copyright 2006, Jump Cut: A Review of Contemporary Media

Jump Cut, No. 48, winter 2006

TV news titles
Picturing the planet

by Sean Cubitt

The structures of globalization are insanely complex. The world's news media must at least try to make some sense of these structures visible. That is, the news must gratify the needs of an audience which requires an understanding of what causal systems are responsible for such felt effects as oil prices, currency fluctuations, and the migration of employment. Media professionals' ethics, peer pressure and pride in their craft impel them to make some effort towards educating the citizenry in the terms and conditions of participation in the global economy. And, in light of popular movements like the Live8 concerts in support of Bob Geldoff's "Make Poverty History" campaign, the news touches on the possibilities and challenges of global governance.

It has long been a truism of media analysis that certain abstractions are difficult if not impossible to photograph. Concepts like Labor or Class Struggle are not easily imaged. Classical and modernist cinemas tried to achieve this kind of representation through such techniques as narrative distillations of individual experience, allegorical forms, montage and direct address (the latter for example in Godard). In their attempts to picture and explain global relations, popular media tend more towards individualist and allegorical narrative, and many news reports revert to individualized "typical" narratives, which offer the additional coloration of human interest stories. Many such news stories and current affairs documentaries narrativize the navigations of a specific migrant or cosmopolitan to stitch together disparate geopolitical entities. Other strategies include the narrativization of trade, as undertaken in Amos Gitai's Pineapple, or ofspecific sectors of the global distribution industries, as in Alan Sekula's photo-essay Fish Story (1995). Such efforts to render concrete otherwise invisible and ostensibly immaterial global flows are greatly to be praised. The materiality of globalization is indeed experienced viscerally among the rubbish-pickers of Manila, in the impact of containerization on dockworker communities, or in the misery of High Andean tin mining after the collapse of the London Metals Exchange. Cultural and even commercial depictions of these ways of life are rare enough to be extremely valuable in any attempt to understand what globalization means. Moreover, narrative has the high virtue of incorporating time into the analysis of globalization — which otherwise, as the word suggests, is largely a spatial and spatializing discourse.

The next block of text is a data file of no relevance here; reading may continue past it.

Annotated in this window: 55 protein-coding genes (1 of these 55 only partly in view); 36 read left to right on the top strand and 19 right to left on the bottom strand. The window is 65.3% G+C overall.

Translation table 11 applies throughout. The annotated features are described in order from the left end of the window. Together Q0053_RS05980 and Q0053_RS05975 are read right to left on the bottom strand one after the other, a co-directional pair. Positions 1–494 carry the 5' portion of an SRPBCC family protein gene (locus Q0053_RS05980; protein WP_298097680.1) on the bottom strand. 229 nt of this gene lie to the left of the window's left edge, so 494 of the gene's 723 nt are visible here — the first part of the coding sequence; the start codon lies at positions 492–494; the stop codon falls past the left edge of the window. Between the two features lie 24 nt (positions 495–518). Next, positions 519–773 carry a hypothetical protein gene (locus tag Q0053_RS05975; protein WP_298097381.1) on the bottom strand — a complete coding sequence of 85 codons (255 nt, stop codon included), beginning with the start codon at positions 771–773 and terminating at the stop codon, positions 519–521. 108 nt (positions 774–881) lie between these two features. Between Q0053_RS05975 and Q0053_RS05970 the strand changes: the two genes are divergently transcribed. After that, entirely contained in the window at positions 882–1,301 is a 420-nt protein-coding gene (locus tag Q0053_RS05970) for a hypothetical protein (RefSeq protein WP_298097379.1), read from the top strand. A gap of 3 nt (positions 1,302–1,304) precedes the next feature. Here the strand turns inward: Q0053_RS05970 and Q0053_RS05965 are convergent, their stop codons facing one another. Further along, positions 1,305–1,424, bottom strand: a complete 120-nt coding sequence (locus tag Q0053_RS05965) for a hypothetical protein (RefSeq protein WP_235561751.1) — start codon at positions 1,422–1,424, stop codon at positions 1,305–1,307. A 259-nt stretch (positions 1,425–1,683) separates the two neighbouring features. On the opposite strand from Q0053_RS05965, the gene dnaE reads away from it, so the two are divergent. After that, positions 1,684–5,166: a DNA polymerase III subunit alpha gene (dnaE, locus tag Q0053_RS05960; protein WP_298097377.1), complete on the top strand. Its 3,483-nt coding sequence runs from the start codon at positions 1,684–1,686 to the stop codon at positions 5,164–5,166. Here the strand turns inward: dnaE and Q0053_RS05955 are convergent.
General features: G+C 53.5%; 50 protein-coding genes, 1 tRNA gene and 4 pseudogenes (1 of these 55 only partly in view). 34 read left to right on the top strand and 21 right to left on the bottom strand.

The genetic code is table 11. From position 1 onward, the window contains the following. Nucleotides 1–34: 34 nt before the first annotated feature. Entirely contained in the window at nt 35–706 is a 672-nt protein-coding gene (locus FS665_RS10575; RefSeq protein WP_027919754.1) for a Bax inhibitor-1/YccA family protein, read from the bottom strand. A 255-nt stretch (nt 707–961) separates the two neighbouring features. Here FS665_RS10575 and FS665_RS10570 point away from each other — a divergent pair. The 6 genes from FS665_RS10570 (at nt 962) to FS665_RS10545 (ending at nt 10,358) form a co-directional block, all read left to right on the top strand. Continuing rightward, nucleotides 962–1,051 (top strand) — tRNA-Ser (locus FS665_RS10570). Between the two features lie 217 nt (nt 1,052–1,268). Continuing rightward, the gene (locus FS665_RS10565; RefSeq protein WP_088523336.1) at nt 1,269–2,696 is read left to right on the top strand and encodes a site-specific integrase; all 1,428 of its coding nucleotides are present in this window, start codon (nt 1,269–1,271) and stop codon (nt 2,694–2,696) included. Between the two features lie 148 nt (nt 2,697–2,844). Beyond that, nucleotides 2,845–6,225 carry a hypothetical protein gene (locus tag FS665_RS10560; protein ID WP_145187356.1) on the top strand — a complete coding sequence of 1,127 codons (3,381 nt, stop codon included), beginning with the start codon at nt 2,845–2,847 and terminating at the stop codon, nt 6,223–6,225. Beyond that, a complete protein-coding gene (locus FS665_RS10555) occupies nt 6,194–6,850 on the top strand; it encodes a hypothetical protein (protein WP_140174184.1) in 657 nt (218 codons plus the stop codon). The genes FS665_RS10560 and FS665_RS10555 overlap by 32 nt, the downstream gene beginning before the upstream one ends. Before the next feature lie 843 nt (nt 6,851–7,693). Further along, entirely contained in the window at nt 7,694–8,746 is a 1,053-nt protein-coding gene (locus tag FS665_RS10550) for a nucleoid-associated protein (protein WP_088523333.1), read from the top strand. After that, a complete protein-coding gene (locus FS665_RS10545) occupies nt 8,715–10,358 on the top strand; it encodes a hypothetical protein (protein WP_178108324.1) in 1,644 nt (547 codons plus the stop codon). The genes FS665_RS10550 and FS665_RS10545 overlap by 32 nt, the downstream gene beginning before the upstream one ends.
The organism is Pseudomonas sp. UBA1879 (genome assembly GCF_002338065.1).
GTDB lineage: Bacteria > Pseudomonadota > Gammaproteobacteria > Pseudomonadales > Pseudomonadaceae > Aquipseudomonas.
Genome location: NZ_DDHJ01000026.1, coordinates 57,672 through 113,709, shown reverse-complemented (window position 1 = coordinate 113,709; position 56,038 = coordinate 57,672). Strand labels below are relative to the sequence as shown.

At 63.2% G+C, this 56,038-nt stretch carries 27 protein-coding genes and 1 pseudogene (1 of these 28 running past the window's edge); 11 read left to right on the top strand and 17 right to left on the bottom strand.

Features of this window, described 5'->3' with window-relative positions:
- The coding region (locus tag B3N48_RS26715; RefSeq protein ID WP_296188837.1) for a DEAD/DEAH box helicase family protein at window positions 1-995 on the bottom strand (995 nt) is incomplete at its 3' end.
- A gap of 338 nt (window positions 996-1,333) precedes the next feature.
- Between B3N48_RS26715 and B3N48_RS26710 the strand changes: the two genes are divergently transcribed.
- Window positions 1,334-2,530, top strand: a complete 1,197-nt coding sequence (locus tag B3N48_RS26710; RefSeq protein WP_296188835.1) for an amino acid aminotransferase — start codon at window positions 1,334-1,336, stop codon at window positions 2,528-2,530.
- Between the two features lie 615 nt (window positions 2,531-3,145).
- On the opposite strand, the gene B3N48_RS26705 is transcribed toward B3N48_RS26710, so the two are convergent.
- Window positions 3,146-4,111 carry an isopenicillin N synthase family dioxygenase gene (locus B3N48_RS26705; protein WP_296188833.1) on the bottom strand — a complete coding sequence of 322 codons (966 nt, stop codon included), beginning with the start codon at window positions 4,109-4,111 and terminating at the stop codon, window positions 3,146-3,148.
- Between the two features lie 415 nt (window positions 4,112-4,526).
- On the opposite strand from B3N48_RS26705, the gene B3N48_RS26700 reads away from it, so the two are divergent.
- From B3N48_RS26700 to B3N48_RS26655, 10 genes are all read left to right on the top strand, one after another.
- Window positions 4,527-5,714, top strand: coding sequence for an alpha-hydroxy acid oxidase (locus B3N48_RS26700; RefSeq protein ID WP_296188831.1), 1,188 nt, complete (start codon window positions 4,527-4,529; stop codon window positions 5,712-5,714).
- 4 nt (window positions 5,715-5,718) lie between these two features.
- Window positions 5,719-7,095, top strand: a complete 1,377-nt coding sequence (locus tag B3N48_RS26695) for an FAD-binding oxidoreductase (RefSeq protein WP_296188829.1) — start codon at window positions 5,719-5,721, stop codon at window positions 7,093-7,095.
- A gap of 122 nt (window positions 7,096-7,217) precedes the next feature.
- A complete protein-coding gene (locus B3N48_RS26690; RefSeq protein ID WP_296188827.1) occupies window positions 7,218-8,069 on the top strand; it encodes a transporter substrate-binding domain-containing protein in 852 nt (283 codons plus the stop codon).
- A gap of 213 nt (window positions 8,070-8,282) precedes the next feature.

The spatial description of globalization among writers as diverse as Ohmae (1990), Cooper (2004) and Beck (2000) is not without ideological and discursive import. Decreasing temporality is synonymous with diminishing historicity, and thence tends to minimize the understanding of change as anything other than a territorial advance. Consider for example the recommendations of the UN's 2005 Millennium Development Goals advisory body, which international relations focus on

• improved market access and terms of trade for the poor countries.

• improved supply-side competitiveness for low-income country exports, through increased investments in infrastructure (roads, electricity, ports) and trade facilitation (Millennium Project 2005: 46).

These recommendations – for legislative, governmental and infrastructural change — are exclusively concerned with geographical phenomena, and not at all with such time-based features as local and regional histories, cultural traditions, or histories of conflict. This spatializing tendency in the literatures of globalization scholars and development agencies is discursive (in Foucault's sense of the word) to the extent that it emphasizes power, and the field of its influence is a geography. It is also ideological insofar as the emphasis on space implies a marginalization of time, and with it a de-emphasizing of difference and contradiction. Such is the impact of Peter Singer's ethical arguments for "one law" and "one economy," and in particular his justification of UN mandated peace-keeping on behalf of wealthy nations in poor ones (Singer 2002). One symptomatic practice of this spatializing and de-historicizing, anti-dialectical understanding of the world is the visualization of the globe as the arena of news and current affairs.

Something has happened here in the years since Margaret Morse penned her chapter on "Television Graphics and the Virtual Body." Then Morse could argue that

"as a clocklike mechanism, the logo signals a temporal, linear shift between programs and program types in television flow; as the design of its motion underlines, the logo represents an exchange along the depth or z-axis between the viewer and the screen" (Morse 1998: 72).

In addition to the regulation of time, logos were at one point privileged moments in which viewers were enticed into the virtual world of television. As we will see, this function has changed in the decade or so since Morse advanced this thesis. True at the time, now networks and globalization have gone beyond virtuality and immersion as key metaphors for digital media. And as a result, the relations between time, space and their viewing subjects have changed, subtly but significantly.